Harbor Commission Backs City's Appeal of Rail Project
Board calls for changes to proposal approved by Port of L.A.
April 3, 2013
The Long Beach Board of Harbor Commissioners voted unanimously Monday to support the city’s appeal of the Southern California International Gateway rail yard project approved recently by the Port of Los Angeles.
The 153-acre facility proposed by BNSF Railway Co. sits just outside West Long Beach, alongside the Terminal Island Freeway on land owned by the Port of Los Angeles. Much of its impact would be felt by nearby Long Beach residents, businesses and schools. The project, if built, would serve on-dock rail facilities at both the Port of Long Beach and the Port of Los Angeles.
“Improvement of rail facilities is critical to the economic development of this port, and improved rail facilities are what we need in order to reduce emissions,” said Harbor Commission President Susan E. Anderson Wise. However, “everyone can do better on this project than has been done so far.”
Wise, along with commissioners Rich Dines, Nick Sramek and Doug Drummond voted to direct Port staff to work with the City of Long Beach to help find solutions on the issues the city raised against the project. Commissioner Thomas Fields recused himself because of a possible conflict of interest related to his investments.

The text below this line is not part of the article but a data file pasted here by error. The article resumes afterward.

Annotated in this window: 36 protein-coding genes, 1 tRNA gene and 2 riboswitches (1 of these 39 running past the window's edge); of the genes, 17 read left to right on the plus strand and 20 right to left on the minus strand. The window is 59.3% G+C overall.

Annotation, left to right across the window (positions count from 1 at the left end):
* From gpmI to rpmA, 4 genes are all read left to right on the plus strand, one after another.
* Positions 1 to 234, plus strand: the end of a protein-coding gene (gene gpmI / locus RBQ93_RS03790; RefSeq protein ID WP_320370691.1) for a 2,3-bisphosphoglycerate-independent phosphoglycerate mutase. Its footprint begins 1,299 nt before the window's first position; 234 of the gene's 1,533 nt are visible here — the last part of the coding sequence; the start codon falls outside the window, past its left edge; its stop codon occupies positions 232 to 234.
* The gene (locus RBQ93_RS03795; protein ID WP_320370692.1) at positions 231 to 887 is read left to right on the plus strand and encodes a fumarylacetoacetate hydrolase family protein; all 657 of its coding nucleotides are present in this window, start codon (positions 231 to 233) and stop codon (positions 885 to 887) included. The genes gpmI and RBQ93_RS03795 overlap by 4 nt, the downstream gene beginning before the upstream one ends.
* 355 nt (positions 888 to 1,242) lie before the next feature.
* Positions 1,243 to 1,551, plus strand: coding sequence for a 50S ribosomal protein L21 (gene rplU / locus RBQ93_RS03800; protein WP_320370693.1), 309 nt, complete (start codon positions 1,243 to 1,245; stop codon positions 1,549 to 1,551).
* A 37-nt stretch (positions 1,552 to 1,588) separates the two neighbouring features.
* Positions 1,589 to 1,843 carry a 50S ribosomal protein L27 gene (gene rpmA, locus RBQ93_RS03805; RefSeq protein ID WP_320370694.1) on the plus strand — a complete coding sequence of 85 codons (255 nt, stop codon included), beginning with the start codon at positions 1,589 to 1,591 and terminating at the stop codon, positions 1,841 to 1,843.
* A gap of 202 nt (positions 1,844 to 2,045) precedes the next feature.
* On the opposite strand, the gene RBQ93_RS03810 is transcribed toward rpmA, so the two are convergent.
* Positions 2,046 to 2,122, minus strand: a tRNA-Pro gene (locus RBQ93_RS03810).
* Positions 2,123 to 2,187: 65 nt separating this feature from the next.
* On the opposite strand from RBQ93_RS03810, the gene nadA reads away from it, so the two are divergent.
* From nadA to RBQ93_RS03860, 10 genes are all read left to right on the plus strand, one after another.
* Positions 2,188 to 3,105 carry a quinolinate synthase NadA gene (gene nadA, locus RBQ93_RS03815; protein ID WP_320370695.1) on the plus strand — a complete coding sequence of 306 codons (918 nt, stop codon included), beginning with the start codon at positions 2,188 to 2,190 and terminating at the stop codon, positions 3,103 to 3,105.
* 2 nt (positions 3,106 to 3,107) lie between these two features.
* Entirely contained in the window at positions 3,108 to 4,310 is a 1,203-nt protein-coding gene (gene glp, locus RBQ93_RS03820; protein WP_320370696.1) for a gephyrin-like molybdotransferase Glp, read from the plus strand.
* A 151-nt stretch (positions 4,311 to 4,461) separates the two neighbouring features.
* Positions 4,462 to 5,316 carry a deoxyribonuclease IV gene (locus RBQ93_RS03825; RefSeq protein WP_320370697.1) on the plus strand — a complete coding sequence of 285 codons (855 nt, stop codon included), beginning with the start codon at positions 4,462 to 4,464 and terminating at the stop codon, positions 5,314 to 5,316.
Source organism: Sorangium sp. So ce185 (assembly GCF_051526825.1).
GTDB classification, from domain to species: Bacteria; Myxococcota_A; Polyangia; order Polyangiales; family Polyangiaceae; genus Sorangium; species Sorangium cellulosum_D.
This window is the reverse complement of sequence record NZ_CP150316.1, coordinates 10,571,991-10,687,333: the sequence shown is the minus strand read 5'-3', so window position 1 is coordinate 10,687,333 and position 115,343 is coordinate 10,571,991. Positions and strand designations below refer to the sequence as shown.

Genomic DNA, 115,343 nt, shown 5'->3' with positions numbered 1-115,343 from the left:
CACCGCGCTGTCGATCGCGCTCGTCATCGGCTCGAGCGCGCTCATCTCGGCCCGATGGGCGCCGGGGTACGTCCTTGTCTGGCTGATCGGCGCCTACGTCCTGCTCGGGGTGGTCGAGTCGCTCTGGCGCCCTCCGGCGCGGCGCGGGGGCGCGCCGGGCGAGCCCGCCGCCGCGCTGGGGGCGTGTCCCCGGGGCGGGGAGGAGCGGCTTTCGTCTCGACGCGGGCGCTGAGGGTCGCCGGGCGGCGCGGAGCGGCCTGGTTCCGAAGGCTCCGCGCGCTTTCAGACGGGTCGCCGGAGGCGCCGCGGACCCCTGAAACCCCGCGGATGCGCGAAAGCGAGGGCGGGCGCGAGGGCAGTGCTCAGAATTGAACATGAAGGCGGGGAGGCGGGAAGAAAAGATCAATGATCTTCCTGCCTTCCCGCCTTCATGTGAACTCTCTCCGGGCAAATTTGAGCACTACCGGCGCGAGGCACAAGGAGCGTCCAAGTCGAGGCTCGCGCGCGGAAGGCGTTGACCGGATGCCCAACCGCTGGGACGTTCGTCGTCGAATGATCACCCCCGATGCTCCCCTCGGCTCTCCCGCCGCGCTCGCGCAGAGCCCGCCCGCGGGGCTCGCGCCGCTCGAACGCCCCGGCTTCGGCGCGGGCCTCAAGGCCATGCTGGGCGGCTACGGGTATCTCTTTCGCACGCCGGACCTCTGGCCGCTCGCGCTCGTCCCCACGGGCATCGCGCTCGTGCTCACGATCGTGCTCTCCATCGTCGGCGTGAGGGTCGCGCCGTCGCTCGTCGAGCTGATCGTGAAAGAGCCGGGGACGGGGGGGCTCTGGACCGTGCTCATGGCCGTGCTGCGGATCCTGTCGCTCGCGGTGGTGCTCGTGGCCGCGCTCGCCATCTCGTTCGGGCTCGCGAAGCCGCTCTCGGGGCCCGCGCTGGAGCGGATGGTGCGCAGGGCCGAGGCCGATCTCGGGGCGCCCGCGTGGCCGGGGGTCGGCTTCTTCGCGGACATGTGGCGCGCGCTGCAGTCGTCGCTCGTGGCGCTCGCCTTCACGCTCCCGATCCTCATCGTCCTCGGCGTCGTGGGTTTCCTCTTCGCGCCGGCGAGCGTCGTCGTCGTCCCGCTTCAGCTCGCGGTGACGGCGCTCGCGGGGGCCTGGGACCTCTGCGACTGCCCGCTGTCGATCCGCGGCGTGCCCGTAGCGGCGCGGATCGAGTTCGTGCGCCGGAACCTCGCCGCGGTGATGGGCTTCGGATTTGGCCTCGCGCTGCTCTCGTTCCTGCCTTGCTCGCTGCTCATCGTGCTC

The City of Long Beach has appealed the Port of Los Angeles’ approval of the project to the Los Angeles City Council, which will vote on the project in the coming weeks. Long Beach officials have opposed the project as it stands, saying it does not sufficiently reduce the impact on West Long Beach.
“L.A. needs to treat Long Beach like a neighbor, not just dump the project over here without mitigation and changes,” Sramek said.
Long Beach’s appeal of the project is on behalf of the entire city, including its Harbor Department, which is the Port of Long Beach. Harbor commissioners said it was important to go on the record with their support of the appeal and to call for solutions.
“I really want to talk about solutions,” Dines said. “I am hopeful we can find common ground.”